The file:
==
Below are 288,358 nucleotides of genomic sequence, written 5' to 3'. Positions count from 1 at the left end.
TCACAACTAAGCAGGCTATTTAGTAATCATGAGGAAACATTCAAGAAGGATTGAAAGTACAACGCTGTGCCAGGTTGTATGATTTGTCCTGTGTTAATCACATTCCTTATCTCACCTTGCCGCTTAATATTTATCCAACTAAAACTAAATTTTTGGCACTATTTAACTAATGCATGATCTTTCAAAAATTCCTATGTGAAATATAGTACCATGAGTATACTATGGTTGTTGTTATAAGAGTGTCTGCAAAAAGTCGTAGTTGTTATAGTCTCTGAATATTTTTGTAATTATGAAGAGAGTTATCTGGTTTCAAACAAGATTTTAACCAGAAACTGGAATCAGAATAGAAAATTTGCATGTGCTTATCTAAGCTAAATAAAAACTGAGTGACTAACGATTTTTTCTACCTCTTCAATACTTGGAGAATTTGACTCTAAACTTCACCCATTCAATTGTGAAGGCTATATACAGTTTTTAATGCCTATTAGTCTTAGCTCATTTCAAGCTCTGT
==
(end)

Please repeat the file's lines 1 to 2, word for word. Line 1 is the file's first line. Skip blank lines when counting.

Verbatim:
Below are 288,358 nucleotides of genomic sequence, written 5' to 3'. Positions count from 1 at the left end.
TCACAACTAAGCAGGCTATTTAGTAATCATGAGGAAACATTCAAGAAGGATTGAAAGTACAACGCTGTGCCAGGTTGTATGATTTGTCCTGTGTTAATCACATTCCTTATCTCACCTTGCCGCTTAATATTTATCCAACTAAAACTAAATTTTTGGCACTATTTAACTAATGCATGATCTTTCAAAAATTCCTATGTGAAATATAGTACCATGAGTATACTATGGTTGTTGTTATAAGAGTGTCTGCAAAAAGTCGTAGTTGTTATAGTCTCTGAATATTTTTGTAATTATGAAGAGAGTTATCTGGTTTCAAACAAGATTTTAACCAGAAACTGGAATCAGAATAGAAAATTTGCATGTGCTTATCTAAGCTAAATAAAAACTGAGTGACTAACGATTTTTTCTACCTCTTCAATACTTGGAGAATTTGACTCTAAACTTCACCCATTCAATTGTGAAGGCTATATACAGTTTTTAATGCCTATTAGTCTTAGCTCATTTCAAGCTCTGT